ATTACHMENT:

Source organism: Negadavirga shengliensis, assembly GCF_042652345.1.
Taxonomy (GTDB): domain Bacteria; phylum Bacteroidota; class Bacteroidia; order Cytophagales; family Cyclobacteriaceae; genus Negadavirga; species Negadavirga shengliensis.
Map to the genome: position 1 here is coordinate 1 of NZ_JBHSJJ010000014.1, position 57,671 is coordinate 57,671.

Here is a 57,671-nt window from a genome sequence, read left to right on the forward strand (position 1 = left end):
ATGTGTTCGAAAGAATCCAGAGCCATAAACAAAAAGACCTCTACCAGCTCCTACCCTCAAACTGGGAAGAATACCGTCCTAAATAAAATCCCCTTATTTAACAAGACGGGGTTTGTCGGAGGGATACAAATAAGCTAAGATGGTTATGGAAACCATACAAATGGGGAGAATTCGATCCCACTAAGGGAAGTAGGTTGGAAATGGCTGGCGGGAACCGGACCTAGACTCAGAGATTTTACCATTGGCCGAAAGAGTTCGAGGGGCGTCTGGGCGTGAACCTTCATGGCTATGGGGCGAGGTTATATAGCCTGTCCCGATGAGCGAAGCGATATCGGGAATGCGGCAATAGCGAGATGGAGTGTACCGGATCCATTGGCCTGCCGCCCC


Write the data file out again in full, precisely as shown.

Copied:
Source organism: Negadavirga shengliensis, assembly GCF_042652345.1.
Taxonomy (GTDB): domain Bacteria; phylum Bacteroidota; class Bacteroidia; order Cytophagales; family Cyclobacteriaceae; genus Negadavirga; species Negadavirga shengliensis.
Map to the genome: position 1 here is coordinate 1 of NZ_JBHSJJ010000014.1, position 57,671 is coordinate 57,671.

Here is a 57,671-nt window from a genome sequence, read left to right on the forward strand (position 1 = left end):
ATGTGTTCGAAAGAATCCAGAGCCATAAACAAAAAGACCTCTACCAGCTCCTACCCTCAAACTGGGAAGAATACCGTCCTAAATAAAATCCCCTTATTTAACAAGACGGGGTTTGTCGGAGGGATACAAATAAGCTAAGATGGTTATGGAAACCATACAAATGGGGAGAATTCGATCCCACTAAGGGAAGTAGGTTGGAAATGGCTGGCGGGAACCGGACCTAGACTCAGAGATTTTACCATTGGCCGAAAGAGTTCGAGGGGCGTCTGGGCGTGAACCTTCATGGCTATGGGGCGAGGTTATATAGCCTGTCCCGATGAGCGAAGCGATATCGGGAATGCGGCAATAGCGAGATGGAGTGTACCGGATCCATTGGCCTGCCGCCCC